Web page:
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By New_Deal_democrat July 13, 2015 2:44 pm
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JOLTS, temps, initial jobless claims point to post mid-cycle jobs slowdown

 Bill McBride a/k/a Calculated Risk (and also The Nicest Guy in the Econoblogosphere) and I, have different takes on the latest several JOLTS  reports.  Bill thinks 
that the soaring job openings make for a "solid report," while I am concerned that hires are stalling - just as hires stalled while job openings continued to increase in 2006-07.

In the broader sense, it looks to me like hiring is beginning to slow down - something that it tends to do somewhere after the midpoint of an expansion.  Let's take a look.

So first, let's look at the JOLTS data.  This series started in 1999 so there is really only one prior full expansion for which we have data:

Note that hires (red) topped first, in early 2005.  Quits (green) and layoffs (inverted, purple) topped in early 2006. Job openings (blue) continued to rise until late 2006.

Compare with the last year.  Inverted, layoffs may have peaked in late 2013.  Hires and quits both appear to have made at least an interim peak in late 2014. Job openings are still rising.

If - and it's a very big "if", since we only have one prior expansion to compare current data to - this expansion follows the prior pattern, then we are late in the game.

Second, another data series that has weakened of late is the temporary staffing index of the American Staffing Association. Here is the 52 week graph of that index beginning with 2010:

In addition to the clear seasonal pattern, with dips at the 4th of July, Thanksgiving, and after Christmas through mid-January, note that it has tended to rise throughout the rest of the year with only two exceptions, highlighted in this next graph:

In late 2012, the index turned flat.  Since the beginning of May this year, the index has gone into decline.  It hasn't done that since 2008.

Since temporary hiring is generally regarded as a leading indicator for hiring overall, this has to be seen with some concern.

But both JOLTS and the ASA Staffing Index do not have long histories.  On the contrary, jobless claims do have a long history, and we can compare hiring and firing back half a century by comparing initial jobless claims with nonfarm payrolls.

Here's the first way to look at jobless claims vs. payrolls, a comparison I have made in the past.  In general, as an economic expansion slows, for a given level of initial jobless claims, there are fewer new hires. The below is a scattergram, with the monthly average of initial jobless claims on the Y axis, and monthly payrolls growth on the X axis, for the 2002-07 expansion:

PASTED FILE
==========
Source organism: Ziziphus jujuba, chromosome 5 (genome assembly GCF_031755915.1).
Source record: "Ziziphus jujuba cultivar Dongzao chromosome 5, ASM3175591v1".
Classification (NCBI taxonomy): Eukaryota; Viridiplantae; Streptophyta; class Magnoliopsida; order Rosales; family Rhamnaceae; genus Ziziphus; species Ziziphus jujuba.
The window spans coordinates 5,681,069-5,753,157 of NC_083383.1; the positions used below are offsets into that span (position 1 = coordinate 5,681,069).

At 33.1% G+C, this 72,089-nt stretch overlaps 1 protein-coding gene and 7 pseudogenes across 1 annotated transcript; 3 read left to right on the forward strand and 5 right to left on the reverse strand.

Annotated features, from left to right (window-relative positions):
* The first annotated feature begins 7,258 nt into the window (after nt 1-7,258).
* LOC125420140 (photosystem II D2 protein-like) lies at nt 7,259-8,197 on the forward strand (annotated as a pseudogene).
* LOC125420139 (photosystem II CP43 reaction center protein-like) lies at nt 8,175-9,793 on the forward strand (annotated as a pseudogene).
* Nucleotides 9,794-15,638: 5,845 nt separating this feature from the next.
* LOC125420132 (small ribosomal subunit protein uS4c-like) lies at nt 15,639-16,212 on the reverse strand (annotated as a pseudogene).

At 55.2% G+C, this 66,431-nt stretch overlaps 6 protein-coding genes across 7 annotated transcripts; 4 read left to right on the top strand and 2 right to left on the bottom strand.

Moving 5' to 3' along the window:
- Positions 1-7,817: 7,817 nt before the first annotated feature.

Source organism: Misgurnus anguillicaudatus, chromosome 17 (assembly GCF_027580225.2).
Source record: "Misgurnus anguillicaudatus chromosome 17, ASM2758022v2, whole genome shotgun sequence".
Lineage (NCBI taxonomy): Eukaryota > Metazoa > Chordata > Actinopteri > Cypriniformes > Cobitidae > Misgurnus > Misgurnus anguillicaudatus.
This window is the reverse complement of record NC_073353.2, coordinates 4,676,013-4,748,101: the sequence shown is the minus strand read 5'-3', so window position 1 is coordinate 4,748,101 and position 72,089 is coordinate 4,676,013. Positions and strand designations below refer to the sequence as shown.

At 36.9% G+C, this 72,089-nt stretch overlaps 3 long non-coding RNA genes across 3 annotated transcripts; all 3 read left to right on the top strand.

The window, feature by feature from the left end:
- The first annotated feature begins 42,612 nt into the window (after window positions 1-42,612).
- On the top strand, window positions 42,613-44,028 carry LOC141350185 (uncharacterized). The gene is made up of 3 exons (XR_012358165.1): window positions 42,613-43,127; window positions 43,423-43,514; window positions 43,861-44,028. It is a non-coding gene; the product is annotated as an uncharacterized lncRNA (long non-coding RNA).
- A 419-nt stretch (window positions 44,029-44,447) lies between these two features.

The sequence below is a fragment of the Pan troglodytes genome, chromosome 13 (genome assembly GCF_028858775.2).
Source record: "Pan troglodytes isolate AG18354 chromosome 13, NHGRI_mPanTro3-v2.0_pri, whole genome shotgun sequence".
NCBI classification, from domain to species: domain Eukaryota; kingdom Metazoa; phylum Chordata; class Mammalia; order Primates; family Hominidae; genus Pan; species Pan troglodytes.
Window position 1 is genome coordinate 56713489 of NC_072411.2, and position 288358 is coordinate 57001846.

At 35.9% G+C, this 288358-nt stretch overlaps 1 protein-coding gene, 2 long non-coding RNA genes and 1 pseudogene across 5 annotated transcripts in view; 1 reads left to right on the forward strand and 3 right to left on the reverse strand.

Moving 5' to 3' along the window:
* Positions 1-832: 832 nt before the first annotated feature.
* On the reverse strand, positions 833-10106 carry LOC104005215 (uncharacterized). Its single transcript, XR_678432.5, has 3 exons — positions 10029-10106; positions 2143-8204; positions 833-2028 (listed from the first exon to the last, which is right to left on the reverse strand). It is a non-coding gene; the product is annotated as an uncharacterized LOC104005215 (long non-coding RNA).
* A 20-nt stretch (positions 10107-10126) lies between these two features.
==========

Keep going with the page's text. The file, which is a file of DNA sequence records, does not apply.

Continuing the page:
In the bottom left, we see mid-20007 when below-300,000 jobless claims were associated with weaker payrolls. Thereafter layoffs increased and jobs only averaged 100,000 until the 2008 recession  began.


And here it is for the last 5 years:

This year, even though we have had fewer initial jobless claims than in 2014, we have created fewer net new jobs than in the later part of last year. The comparison is deteriorating - not by much, but a little.

Here's a second way to look at jobless claims vs. payrolls.  The below two graphs compare the YoY% change in payrolls (blue) and initial jobless claims (inverted, red) averaged monthly.  First, here is 1965-82:

and here is 1983-present:

Notice that jobless claims lead payrolls at both peaks and troughs.  In every single expansion, initial jobless claims turn negative YoY first, and then payrolls follow with a pronounced lag.

A caution is that, more often than not, both payrolls and jobless claims get a "second wind."  At least in 1984 and 1994-96, the temporary deterioration in jobless claims coincided with a stall or spike in interest rates:

Once interest rates declined further, jobless claims abated and then payroll strength increased.

Here is a close-up of the last 5 years of jobless claims vs. payrolls:

While the YoY positivity of jobless claims spiked in late 2014, and YoY payroll growth made at least an interim peak at the beginning of this year, it is too soon to sat if that is the peak for this economic expansion, although I suspect it is.

The reason? The population-adjusted rate for initial jobless claims is already at an extreme low, matching its all time record:

In fact, it has been making new record lows for the last year. Although that in itself is already a caution that new record lows don't automatically make a bottom, I question how long this can continue. If the decline in new jobless claims decelerate, let along go sideways, the strong suggestion is that payrolls will follow suit. And remember, in prior cases of a "second wind," interest rates also made a new low.  Again, that's possible, but if they would be new lows not seen in over 50 years.

In summary, there is a pretty good chance that the YoY growth in payrolls peaked late last year, and if past patterns prevail, that means we are now in the later innings of the expansion.

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